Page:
Data hawking and the economics of perversion
By Victoria Oloni, Ridwan Oloyede and Nurudeen Odeshina
Warning: this is a rant!
If you have stayed in Lagos long enough, you will understand the dependence of street hawkers on Lagos traffic and the vital role a chilled bottle of soft drink and sausage roll plays in the lives of average Lagosians. However, in this article, the “merchandise” is not a sausage roll and the ice-cold drink, it is personal data available for sale by hawkers.
Have you seen or received any of those adverts asking you to come buy 30,000 phone numbers or emails addresses? Or say 5,000 phone numbers specific to residents of a particular local government area Nigeria? We have received a number of those offers in recent months. You can find anything on the internet if you look hard enough and personal data “dealers” and “peddlers” are so easy to find you don’t even need the dark web.
This is one of such adverts.
The unsavoury world of data hawking
There is an entire enterprise and business model built on the sale of phone numbers, email addresses and other personal data. A model so sophisticated that the merchants are able to provide specific personal data across different demographics and geography to willing buyers for targeted adverts, campaigns, customer survey, market research and analysis etc. While there is a big world of data commodification, the focus of this article is the sale of phone numbers and email addresses in Nigeria.
Screenshots from chats offering to sell personal data to one of the authors
What is often the case is that personal information becomes available to these hawkers after it must have been collected for a legitimate purpose, and those who collected the data may have lost control of the data, or the data is compromised or wilfully sold or provided to the peddlers. The data could have been acquired through a data breach and sold for a few quid. The “merchandise” could also be found lying around physically or in a random cloud account accessible to anyone who knows their way around the internet.
Our findings revealed that personal data could be sold for as cheap as N20,000 ($55) for each state and all its local governments and as low as N5,000 ($13) per local government. One of the service providers offered a discounted rate of N48,000 ($133) for the entire country. Cheap right? For context, that is less than a kobo for each active phone number in Nigeria, which according to the Nigeria Communication Commission (NCC) is currently above 190 million.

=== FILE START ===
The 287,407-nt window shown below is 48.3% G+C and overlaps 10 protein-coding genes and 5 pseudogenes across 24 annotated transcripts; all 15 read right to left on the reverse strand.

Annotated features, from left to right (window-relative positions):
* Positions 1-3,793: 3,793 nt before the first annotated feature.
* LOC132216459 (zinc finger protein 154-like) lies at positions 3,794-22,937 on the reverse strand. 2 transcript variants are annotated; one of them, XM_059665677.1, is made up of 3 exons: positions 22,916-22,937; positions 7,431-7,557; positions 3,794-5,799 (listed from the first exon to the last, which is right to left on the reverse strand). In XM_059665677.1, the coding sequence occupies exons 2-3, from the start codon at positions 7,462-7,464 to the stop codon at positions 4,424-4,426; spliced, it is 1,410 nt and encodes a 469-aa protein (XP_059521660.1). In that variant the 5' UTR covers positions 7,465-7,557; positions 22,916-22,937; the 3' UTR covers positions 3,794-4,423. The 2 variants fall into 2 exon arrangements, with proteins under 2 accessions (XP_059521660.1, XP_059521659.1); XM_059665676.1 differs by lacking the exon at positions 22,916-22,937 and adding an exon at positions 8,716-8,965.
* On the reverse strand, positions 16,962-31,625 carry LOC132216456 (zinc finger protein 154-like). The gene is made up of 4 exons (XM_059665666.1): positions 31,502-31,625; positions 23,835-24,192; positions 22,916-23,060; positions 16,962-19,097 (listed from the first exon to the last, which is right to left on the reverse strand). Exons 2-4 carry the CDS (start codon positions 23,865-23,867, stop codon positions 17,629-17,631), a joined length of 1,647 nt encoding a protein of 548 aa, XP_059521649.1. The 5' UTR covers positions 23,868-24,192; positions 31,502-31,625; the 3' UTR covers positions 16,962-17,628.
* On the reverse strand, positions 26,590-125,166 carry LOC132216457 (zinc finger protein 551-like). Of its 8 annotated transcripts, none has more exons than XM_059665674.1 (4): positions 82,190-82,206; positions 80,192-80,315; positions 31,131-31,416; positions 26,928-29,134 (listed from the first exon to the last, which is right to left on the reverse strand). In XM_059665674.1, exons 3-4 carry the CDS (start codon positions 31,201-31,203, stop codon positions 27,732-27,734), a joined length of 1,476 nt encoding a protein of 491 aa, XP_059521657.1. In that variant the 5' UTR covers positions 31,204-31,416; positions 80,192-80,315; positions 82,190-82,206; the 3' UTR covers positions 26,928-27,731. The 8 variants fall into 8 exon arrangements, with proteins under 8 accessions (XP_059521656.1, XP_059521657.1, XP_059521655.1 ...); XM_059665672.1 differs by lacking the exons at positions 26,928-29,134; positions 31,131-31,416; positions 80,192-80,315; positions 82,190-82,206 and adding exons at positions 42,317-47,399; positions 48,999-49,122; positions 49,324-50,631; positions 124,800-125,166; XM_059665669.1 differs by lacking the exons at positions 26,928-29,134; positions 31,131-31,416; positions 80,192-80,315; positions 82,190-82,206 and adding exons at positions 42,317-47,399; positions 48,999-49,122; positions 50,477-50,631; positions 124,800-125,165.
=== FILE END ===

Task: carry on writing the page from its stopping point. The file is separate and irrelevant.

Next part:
One of the peddlers’ boasts of retailing “active” phone numbers database in Nigeria categorised into full names, state, local government area and gender, and it is available to registered users for free; with the capability to override Do-Not-Disturb (DND) restrictions to deliver spam text (DND is the directive by NCC, the telecom regulator in Nigeria which allows customers to opt out of receiving promotional messages of third party service providers). You would think that information that can identify a person would cost more but this is where we are. It gets even better! One of the data hawkers claims to give out the data for free, just download an app, click on a hamburger icon and get the personal data of millions of Nigerians at your fingertip, FOR FREE!
For context, think of every event you have signed up for, think of all the premises you have visited and provided your personal details as a condition to access the buildings, think of online service providers you share your details with, the membership of associations you belong to, the random jobs you apply for, the government mandatory data capturing, and all other places you have left your information. Also, there are instances of people buying devices and finding repositories of personal data on them.
This trend is so pervasive that there are reports of people and businesses that buy these “contact lists” to target consumers and politicians who do so to target constituents for seasonal “electioneering campaigns and political awareness” or religious groups who do so for outreach. We remember a former Presidential candidate called up random Nigerians to seek their votes during the 2019 election. More recently, we remember that just a few months ago, lawyers in Nigeria were spammed with texts, e-mails and calls from candidates in the NBA election; unsavoury times.
“But it is just a contact list”